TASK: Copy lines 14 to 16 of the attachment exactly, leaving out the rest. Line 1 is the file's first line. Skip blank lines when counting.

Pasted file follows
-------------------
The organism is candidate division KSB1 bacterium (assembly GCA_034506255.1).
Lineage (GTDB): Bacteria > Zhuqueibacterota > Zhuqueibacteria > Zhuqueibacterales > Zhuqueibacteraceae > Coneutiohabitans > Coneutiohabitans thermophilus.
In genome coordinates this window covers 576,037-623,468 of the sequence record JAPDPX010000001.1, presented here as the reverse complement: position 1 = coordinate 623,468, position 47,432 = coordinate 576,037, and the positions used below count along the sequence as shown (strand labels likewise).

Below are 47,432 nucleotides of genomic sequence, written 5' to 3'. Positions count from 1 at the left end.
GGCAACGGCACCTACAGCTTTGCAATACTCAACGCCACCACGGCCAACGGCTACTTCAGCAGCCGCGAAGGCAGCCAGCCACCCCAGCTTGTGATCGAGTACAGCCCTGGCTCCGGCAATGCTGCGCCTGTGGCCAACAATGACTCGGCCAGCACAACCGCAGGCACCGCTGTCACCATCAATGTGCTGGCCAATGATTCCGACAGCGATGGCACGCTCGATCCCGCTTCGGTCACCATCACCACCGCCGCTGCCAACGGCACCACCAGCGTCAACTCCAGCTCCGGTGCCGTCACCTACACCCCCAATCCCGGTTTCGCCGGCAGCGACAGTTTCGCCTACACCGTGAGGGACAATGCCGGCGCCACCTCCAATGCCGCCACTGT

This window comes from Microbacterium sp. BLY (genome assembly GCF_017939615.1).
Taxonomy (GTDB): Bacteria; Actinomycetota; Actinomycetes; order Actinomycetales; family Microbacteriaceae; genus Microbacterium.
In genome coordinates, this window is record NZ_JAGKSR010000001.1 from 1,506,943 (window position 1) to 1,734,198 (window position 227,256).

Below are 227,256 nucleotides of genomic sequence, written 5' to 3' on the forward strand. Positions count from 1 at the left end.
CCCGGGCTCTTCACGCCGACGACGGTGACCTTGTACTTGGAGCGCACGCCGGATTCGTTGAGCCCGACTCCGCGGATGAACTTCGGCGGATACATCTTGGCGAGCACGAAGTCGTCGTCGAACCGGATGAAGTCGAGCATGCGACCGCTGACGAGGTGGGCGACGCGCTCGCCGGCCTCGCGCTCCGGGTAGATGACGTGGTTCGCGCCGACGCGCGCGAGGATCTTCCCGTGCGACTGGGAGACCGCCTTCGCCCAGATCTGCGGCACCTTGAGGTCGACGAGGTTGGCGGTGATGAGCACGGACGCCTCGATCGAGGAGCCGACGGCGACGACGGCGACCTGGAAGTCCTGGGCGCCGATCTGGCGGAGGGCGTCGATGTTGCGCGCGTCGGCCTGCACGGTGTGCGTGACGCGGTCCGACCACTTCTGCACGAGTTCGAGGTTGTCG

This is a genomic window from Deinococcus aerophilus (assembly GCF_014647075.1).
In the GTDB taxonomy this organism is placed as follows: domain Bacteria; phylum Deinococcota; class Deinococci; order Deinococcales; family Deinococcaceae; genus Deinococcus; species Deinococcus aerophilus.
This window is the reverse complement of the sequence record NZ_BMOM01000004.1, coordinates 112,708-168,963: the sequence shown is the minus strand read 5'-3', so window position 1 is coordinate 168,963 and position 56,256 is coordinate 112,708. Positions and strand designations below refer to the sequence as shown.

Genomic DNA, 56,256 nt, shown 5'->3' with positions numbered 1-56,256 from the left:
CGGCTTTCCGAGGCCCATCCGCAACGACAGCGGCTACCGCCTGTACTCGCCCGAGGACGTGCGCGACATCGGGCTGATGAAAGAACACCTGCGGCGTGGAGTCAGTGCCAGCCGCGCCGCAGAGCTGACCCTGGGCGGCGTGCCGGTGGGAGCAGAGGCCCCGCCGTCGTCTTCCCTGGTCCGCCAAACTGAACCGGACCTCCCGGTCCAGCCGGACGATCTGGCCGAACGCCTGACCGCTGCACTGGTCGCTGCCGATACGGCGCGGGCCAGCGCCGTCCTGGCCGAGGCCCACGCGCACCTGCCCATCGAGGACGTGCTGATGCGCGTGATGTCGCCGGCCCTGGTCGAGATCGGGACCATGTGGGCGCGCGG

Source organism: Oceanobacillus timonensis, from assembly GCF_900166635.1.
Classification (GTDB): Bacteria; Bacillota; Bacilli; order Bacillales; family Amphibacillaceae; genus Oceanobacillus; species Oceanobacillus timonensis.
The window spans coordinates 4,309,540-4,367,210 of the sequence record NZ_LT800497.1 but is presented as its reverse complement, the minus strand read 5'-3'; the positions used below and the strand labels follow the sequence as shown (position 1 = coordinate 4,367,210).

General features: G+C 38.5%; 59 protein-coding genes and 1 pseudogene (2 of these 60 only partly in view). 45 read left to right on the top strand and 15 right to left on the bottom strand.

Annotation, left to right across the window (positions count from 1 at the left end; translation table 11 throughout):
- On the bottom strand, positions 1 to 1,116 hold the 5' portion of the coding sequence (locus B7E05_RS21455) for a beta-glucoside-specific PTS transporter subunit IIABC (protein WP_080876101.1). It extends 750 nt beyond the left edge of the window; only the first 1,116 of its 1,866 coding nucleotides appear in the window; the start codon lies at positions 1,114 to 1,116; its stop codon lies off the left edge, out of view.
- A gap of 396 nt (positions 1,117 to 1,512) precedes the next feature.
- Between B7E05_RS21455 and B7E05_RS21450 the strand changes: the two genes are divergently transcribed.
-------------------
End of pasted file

Genomic DNA, 56,256 nt, shown 5'->3' with positions numbered 1-56,256 from the left:
CGGCTTTCCGAGGCCCATCCGCAACGACAGCGGCTACCGCCTGTACTCGCCCGAGGACGTGCGCGACATCGGGCTGATGAAAGAACACCTGCGGCGTGGAGTCAGTGCCAGCCGCGCCGCAGAGCTGACCCTGGGCGGCGTGCCGGTGGGAGCAGAGGCCCCGCCGTCGTCTTCCCTGGTCCGCCAAACTGAACCGGACCTCCCGGTCCAGCCGGACGATCTGGCCGAACGCCTGACCGCTGCACTGGTCGCTGCCGATACGGCGCGGGCCAGCGCCGTCCTGGCCGAGGCCCACGCGCACCTGCCCATCGAGGACGTGCTGATGCGCGTGATGTCGCCGGCCCTGGTCGAGATCGGGACCATGTGGGCGCGCGG

Source organism: Oceanobacillus timonensis, from assembly GCF_900166635.1.